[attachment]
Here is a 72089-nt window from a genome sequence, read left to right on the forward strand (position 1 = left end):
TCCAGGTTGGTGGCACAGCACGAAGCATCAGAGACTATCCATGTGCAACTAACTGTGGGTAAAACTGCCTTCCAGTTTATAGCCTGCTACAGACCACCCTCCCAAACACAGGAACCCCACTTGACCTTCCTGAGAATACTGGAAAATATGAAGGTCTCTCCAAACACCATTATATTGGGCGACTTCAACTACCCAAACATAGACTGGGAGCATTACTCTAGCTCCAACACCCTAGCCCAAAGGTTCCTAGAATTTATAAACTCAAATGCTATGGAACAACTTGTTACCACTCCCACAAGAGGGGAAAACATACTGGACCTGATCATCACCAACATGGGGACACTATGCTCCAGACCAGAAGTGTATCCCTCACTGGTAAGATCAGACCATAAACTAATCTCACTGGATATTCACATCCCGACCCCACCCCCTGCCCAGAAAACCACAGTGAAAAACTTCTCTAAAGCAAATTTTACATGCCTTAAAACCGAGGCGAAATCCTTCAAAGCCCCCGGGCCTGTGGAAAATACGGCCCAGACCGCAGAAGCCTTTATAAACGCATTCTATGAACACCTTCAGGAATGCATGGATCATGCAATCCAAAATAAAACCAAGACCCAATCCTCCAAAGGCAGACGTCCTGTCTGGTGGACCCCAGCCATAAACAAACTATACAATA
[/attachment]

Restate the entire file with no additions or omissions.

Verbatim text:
Here is a 72089-nt window from a genome sequence, read left to right on the forward strand (position 1 = left end):
TCCAGGTTGGTGGCACAGCACGAAGCATCAGAGACTATCCATGTGCAACTAACTGTGGGTAAAACTGCCTTCCAGTTTATAGCCTGCTACAGACCACCCTCCCAAACACAGGAACCCCACTTGACCTTCCTGAGAATACTGGAAAATATGAAGGTCTCTCCAAACACCATTATATTGGGCGACTTCAACTACCCAAACATAGACTGGGAGCATTACTCTAGCTCCAACACCCTAGCCCAAAGGTTCCTAGAATTTATAAACTCAAATGCTATGGAACAACTTGTTACCACTCCCACAAGAGGGGAAAACATACTGGACCTGATCATCACCAACATGGGGACACTATGCTCCAGACCAGAAGTGTATCCCTCACTGGTAAGATCAGACCATAAACTAATCTCACTGGATATTCACATCCCGACCCCACCCCCTGCCCAGAAAACCACAGTGAAAAACTTCTCTAAAGCAAATTTTACATGCCTTAAAACCGAGGCGAAATCCTTCAAAGCCCCCGGGCCTGTGGAAAATACGGCCCAGACCGCAGAAGCCTTTATAAACGCATTCTATGAACACCTTCAGGAATGCATGGATCATGCAATCCAAAATAAAACCAAGACCCAATCCTCCAAAGGCAGACGTCCTGTCTGGTGGACCCCAGCCATAAACAAACTATACAATA